South Korea’s foreign minister-nominee, Kang Kyung Wha, said Wednesday she will seek talks with Japan to reevaluate a controversial deal struck in 2015 over the issue of Korean “comfort women” forced to work in wartime Japanese military brothels.
In a parliamentary confirmation hearing, Kang said past history should be looked at squarely and should not become an obstacle in bilateral relations.
“I will try to gather wisdom from the victims’ perspective and continue talks with Japan so that sincere measures will be taken,” said Kang, who was special adviser on policy for the U.N. secretary general and has previously worked in South Korea’s Foreign Ministry.
Kang also said she would try to forge substantive cooperation with Japan in such fields as diplomacy, security, economy and culture.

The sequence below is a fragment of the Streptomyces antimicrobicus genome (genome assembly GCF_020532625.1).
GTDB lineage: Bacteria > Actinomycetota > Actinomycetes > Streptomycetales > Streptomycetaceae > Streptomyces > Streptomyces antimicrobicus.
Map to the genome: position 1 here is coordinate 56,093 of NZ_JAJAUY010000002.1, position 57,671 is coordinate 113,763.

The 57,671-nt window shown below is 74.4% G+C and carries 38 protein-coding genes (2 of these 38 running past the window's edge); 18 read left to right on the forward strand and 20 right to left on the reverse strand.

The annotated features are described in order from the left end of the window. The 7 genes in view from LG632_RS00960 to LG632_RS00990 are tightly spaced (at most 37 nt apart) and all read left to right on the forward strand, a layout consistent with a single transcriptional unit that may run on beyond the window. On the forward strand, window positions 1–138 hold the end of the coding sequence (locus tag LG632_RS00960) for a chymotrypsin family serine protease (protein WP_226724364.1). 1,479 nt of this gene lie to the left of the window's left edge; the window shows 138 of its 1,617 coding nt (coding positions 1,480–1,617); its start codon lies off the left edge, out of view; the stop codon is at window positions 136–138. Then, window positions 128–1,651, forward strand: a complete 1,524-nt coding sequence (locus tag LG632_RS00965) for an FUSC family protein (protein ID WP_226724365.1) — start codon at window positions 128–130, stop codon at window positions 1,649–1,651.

When asked later in the hearing about the “sincere measures,” she said they “should be able to make the victims feel like accepting them with their hearts.”
She added that the agreement with Japan “has not yet reached that place yet.”
“The comfort women issue is an issue of the violation of human rights and thus it should be solved in a way acceptable to the victims,” she said.
Japan and South Korea struck the landmark deal in December 2015 to “finally and irreversibly” resolve their long-standing comfort women row.
In accordance with the agreement, Tokyo last year disbursed 1 billion yen ($8.9 million) to a South Korean fund providing support for former comfort women and their families.
South Korea’s new president Moon Jae In, who took office on May 10, repeatedly pledged during his election campaign to renegotiate the agreement that was reached under his predecessor Park Geun Hye.
Moon named Kang to head the Foreign Ministry last month. If confirmed for the post, she will be the country’s first female foreign minister.
Under South Korean law, parliamentary endorsement is not mandatory for the foreign ministerial post.